She said that if PrEP is not accessible at a price they can afford, people may decide not to take the medication to protect themselves, which can lead to a rise in HIV infections.
Meanwhile, a network of civil society organizations led by TestBKK and APCOM launched a campaign on Change.org calling for the Ministry of Public Health to allow civil society organizations and clinics to continue to provide PrEP and PEP and to provide financial support to ensure access to these services to reduce the risk of HIV and other sexually-transmitted diseases. As of 23 February, the campaign had over 6,660 signatures.
Representatives of civil society organizations working on HIV prevention also filed a petition with the Senate Standing Committee on Public Health on 16 January, stating that requiring people not covered by the Universal Care Scheme to obtain HIV prevention services from their registered hospital makes it harder for them to access the means to protect themselves. Requiring community clinics to work under the supervision of a government agency also will result in several clinics suspending their services, leading to an increased risk of HIV infection. The organizations therefore called on the committee to have the regulations revised to ensure equal access to HIV prevention for everyone.
Yupadee said that the NHSO is now trying to find solutions and will not let services be disrupted. The NHSO has requested the assistance of other government agencies, asking them to step in to provide these services, and promised that it will reimburse every service provider once there is a plan for how it can use its budget for people outside of the Universal Care Scheme.
The NHSO is also pairing community-based clinics with public hospitals and has requested support from the Department of Disease Control to provide the necessary medication.
“Every side sees the importance, and it’s very clear, especially when it comes to PrEP and PEP that civil society organizations are the main service providers, because people can’t access government services, and people who are at risk do not want to go [to a government facility] because they want confidentiality and things like that, so they won’t go,” Yupadee said.
On 24 January, SWING announced that its clinics are now back in operation, while Rainbow Sky’s clinics announced their return on 26 January. They are now working with the Bang Rak Medical Centre and the Department of Disease Control’s AIDS and Sexually Transmitted Diseases Division.
To fix the issue at its cause, Yupadee said the NHSO is now in the process of discussing with the Social Security Fund and the government employee benefit programme and will be announcing a mutual agreement as required by the National Health Security Act. Although she said that there is no predicting when this process will be completed, Yupadee thinks that there should be no obstacle, as every involved agency believes that the people will benefit from it and the budget has already been allocated. She also said that they should have no problem getting clarification from the Cabinet even if the Cabinet’s term ends or if parliament is dissolved.Left in Limbo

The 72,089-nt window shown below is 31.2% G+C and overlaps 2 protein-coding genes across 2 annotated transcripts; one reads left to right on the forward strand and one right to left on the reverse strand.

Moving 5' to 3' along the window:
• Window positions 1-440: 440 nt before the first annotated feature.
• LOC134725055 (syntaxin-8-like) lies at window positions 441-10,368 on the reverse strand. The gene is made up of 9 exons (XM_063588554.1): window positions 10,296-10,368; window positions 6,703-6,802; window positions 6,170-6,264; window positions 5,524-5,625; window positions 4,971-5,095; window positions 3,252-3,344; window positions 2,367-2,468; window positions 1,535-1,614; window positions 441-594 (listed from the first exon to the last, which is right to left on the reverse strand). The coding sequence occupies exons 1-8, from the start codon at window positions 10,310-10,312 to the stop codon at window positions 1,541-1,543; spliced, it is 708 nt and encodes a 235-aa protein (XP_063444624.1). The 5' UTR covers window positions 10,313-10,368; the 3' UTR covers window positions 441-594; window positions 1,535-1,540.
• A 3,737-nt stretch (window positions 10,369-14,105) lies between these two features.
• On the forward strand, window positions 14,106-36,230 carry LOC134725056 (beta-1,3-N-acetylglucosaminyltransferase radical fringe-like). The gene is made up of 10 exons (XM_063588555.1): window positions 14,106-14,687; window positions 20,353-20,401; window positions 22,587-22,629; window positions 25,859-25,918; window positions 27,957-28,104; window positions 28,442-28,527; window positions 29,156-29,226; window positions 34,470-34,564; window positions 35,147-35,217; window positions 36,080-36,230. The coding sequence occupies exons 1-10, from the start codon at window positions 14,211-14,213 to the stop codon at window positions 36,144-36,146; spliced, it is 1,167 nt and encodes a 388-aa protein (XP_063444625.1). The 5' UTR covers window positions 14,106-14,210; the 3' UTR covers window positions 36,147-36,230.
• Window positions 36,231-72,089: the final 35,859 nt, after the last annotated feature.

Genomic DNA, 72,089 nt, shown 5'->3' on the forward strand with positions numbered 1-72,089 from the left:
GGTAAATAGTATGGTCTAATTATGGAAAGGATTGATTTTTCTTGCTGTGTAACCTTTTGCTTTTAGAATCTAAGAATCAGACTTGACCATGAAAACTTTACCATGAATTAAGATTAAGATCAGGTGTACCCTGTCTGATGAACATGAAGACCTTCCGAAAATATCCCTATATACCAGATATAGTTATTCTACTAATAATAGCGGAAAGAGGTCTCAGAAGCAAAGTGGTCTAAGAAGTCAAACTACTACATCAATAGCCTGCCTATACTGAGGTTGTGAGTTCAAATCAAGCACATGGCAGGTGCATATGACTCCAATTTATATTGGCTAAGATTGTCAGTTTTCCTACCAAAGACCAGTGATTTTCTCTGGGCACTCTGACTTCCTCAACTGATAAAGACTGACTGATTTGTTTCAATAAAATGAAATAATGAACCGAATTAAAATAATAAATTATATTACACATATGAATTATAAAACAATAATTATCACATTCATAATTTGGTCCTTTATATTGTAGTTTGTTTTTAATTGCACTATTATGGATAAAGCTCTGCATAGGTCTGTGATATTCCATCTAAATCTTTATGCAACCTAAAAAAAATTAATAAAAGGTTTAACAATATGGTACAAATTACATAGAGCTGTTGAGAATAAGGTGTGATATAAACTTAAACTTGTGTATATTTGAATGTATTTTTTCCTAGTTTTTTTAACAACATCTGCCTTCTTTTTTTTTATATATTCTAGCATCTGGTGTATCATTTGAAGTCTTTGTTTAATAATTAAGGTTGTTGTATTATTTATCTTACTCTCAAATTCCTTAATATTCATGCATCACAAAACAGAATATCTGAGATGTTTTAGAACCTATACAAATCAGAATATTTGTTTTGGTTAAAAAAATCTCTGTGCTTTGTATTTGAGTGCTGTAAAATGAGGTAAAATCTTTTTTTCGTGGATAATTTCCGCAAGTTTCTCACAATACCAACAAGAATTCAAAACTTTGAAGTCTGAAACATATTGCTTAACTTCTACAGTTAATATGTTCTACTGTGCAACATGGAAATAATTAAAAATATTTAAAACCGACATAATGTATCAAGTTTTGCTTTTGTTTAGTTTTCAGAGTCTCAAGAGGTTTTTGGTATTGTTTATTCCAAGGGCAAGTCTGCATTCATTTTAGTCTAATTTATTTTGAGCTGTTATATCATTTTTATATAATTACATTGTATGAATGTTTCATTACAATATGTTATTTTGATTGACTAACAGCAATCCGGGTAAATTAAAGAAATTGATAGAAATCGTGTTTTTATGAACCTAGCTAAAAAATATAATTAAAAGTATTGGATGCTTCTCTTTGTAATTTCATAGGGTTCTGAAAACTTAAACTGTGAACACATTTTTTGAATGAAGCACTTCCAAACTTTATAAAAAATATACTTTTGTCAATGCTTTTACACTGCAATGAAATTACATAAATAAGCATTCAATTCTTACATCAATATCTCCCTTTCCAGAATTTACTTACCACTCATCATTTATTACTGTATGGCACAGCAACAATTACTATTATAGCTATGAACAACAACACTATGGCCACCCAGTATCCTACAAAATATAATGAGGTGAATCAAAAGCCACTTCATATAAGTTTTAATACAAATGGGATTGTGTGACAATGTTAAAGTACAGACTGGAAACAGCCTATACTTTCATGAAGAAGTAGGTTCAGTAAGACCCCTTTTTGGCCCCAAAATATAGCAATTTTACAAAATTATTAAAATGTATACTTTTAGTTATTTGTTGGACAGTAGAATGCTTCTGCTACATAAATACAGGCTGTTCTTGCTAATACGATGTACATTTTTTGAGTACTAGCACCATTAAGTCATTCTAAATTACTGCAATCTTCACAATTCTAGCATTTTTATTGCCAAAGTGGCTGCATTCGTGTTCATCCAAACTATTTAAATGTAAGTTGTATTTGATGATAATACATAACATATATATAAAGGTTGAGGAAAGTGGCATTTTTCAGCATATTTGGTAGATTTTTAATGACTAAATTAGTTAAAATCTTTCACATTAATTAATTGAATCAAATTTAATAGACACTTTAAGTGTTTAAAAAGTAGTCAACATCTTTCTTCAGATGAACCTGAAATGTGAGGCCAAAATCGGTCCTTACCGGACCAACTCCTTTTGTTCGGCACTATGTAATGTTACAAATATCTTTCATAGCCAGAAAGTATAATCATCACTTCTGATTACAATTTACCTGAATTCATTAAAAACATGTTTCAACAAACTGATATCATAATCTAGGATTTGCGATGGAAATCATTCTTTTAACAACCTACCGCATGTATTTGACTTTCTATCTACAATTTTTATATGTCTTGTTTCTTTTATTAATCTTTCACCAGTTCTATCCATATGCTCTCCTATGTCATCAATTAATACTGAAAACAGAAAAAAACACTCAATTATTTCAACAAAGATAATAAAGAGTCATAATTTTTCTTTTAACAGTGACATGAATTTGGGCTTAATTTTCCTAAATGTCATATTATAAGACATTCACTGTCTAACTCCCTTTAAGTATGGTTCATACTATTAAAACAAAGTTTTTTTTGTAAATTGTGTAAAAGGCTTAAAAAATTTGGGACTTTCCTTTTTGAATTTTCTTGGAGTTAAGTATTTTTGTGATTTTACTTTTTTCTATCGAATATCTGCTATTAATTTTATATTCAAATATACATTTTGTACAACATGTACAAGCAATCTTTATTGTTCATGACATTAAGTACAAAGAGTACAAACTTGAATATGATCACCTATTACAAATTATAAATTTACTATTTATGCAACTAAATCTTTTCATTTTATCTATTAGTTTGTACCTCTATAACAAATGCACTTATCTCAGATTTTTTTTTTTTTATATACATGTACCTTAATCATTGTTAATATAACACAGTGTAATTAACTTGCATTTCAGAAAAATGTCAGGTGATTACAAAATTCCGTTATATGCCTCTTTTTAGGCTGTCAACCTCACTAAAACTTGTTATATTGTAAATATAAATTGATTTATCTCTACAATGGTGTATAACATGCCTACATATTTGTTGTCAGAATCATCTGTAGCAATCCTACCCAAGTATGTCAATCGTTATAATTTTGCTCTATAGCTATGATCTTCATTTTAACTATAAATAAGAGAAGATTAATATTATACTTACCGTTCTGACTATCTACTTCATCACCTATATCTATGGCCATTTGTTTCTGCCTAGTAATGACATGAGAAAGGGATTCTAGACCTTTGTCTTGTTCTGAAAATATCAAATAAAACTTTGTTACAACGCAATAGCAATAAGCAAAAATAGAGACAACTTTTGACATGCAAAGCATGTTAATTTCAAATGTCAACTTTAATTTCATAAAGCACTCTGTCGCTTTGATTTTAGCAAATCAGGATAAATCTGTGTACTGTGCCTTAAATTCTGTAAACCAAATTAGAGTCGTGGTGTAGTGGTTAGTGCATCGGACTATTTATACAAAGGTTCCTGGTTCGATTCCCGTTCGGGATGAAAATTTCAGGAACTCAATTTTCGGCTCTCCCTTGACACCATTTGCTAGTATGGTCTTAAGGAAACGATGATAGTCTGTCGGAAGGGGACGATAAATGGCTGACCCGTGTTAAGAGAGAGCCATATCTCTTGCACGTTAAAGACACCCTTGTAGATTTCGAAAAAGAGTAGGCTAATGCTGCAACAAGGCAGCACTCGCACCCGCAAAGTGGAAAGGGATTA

A sign attached to a utility pole in an alleyway pointing the way to the Caremat Clinic
Due to the new regulations, community-based clinics are now facing uncertainty about whether they could continue to provide HIV testing and prevention for anyone regardless of their healthcare scheme, and if or when they would be compensated for the services they gave.
Satayu Sittikarn, Director of the Caremat Foundation, said that the Caremat Clinic has been working with priority populations since 1993. Funded by the United States Agency for International Development (USAID) and the US President's Emergency Plan for AIDS Relief (PEPFAR) via the EpiC Progamme, Caremat operates a clinic in Chiang Mai city providing sexual health counselling, voluntary HIV testing, and medication like PrEP and PEP. They also refer anyone testing positive for HIV to a hospital so they can be prescribed anti-viral medication, follow up on them to make sure they are taking medication continuously and correctly, as well as provide mental support.
Satayu said that some people may not be able to go to a government facility, either because of their working hours or because they do not feel comfortable disclosing details about their sexual lives to an employee in a government facility. He said that the Caremat Clinic welcomes anyone regardless of their healthcare scheme or citizenship status, as the clinic prioritizes the person’s risk level over these factors.
“We don’t know if condoms would always keep them safe. If their sexual life is still risky, we will offer them PrEP. We don’t care what scheme they’re under. We only care about how much risk this individual is facing of contracting HIV,” Satayu said.
Due to the current uncertainty over how the NHSO can use its health promotion and disease prevention budget, clinics like the Caremat Clinic cannot be reimbursed for services given to people covered by healthcare schemes other than the Universal Care scheme, such as the Social Security Scheme or government employee benefits, and now have to carry the cost themselves.
Even though Caremat is part of a network of community clinics supported by a local public hospital, they have been asked to prioritise those covered by the Gold Card Scheme and those who are registered at the hospital under the Social Security Scheme, since the hospital itself also cannot be reimbursed for services given to people outside of these two groups.
Although it has been announced that anyone seeking HIV testing or preventative medication prescription can go to the facility they are registered at, community clinic workers are concerned that at risk groups may not want to go to a public hospital. Satayu said that some people cannot afford testing fees and may not know what services are available to them under their healthcare scheme. Meanwhile, the social stigma regarding HIV means that some may avoid getting tested, and community clinics cannot be sure that they will go to the hospital if they are told to or if hospital personnel would understand the conditions of their lives.